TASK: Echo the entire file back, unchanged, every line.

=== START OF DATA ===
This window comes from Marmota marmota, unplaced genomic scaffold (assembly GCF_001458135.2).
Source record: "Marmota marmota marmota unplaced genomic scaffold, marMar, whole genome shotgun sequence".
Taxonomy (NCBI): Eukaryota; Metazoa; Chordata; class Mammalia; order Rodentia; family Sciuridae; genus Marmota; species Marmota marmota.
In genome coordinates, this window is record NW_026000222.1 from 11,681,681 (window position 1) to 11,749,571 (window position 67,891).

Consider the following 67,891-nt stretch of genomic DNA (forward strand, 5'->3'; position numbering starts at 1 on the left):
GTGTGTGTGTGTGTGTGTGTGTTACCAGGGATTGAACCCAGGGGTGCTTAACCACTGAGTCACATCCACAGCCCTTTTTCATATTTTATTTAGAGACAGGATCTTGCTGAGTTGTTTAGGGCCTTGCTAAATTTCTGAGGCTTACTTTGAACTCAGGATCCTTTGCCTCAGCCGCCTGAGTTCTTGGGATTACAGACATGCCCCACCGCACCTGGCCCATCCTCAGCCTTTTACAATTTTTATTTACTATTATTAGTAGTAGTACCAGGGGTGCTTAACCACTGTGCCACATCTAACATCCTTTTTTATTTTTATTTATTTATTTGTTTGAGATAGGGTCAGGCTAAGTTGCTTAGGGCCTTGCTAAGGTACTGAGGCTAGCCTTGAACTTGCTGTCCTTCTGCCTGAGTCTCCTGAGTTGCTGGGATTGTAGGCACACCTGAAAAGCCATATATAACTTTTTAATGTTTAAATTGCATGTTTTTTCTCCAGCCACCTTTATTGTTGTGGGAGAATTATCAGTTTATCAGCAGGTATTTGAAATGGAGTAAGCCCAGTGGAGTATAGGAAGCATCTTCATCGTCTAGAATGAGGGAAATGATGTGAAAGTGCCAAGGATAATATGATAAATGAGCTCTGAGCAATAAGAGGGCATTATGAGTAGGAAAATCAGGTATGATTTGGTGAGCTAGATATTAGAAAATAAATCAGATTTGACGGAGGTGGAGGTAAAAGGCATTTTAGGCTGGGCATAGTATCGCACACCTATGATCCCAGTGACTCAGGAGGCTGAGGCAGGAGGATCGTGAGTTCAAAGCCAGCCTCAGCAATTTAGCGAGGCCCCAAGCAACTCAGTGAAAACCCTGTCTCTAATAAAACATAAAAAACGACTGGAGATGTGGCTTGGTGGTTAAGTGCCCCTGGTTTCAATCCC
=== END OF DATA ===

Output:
This window comes from Marmota marmota, unplaced genomic scaffold (assembly GCF_001458135.2).
Source record: "Marmota marmota marmota unplaced genomic scaffold, marMar, whole genome shotgun sequence".
Taxonomy (NCBI): Eukaryota; Metazoa; Chordata; class Mammalia; order Rodentia; family Sciuridae; genus Marmota; species Marmota marmota.
In genome coordinates, this window is record NW_026000222.1 from 11,681,681 (window position 1) to 11,749,571 (window position 67,891).

Consider the following 67,891-nt stretch of genomic DNA (forward strand, 5'->3'; position numbering starts at 1 on the left):
GTGTGTGTGTGTGTGTGTGTGTTACCAGGGATTGAACCCAGGGGTGCTTAACCACTGAGTCACATCCACAGCCCTTTTTCATATTTTATTTAGAGACAGGATCTTGCTGAGTTGTTTAGGGCCTTGCTAAATTTCTGAGGCTTACTTTGAACTCAGGATCCTTTGCCTCAGCCGCCTGAGTTCTTGGGATTACAGACATGCCCCACCGCACCTGGCCCATCCTCAGCCTTTTACAATTTTTATTTACTATTATTAGTAGTAGTACCAGGGGTGCTTAACCACTGTGCCACATCTAACATCCTTTTTTATTTTTATTTATTTATTTGTTTGAGATAGGGTCAGGCTAAGTTGCTTAGGGCCTTGCTAAGGTACTGAGGCTAGCCTTGAACTTGCTGTCCTTCTGCCTGAGTCTCCTGAGTTGCTGGGATTGTAGGCACACCTGAAAAGCCATATATAACTTTTTAATGTTTAAATTGCATGTTTTTTCTCCAGCCACCTTTATTGTTGTGGGAGAATTATCAGTTTATCAGCAGGTATTTGAAATGGAGTAAGCCCAGTGGAGTATAGGAAGCATCTTCATCGTCTAGAATGAGGGAAATGATGTGAAAGTGCCAAGGATAATATGATAAATGAGCTCTGAGCAATAAGAGGGCATTATGAGTAGGAAAATCAGGTATGATTTGGTGAGCTAGATATTAGAAAATAAATCAGATTTGACGGAGGTGGAGGTAAAAGGCATTTTAGGCTGGGCATAGTATCGCACACCTATGATCCCAGTGACTCAGGAGGCTGAGGCAGGAGGATCGTGAGTTCAAAGCCAGCCTCAGCAATTTAGCGAGGCCCCAAGCAACTCAGTGAAAACCCTGTCTCTAATAAAACATAAAAAACGACTGGAGATGTGGCTTGGTGGTTAAGTGCCCCTGGTTTCAATCCC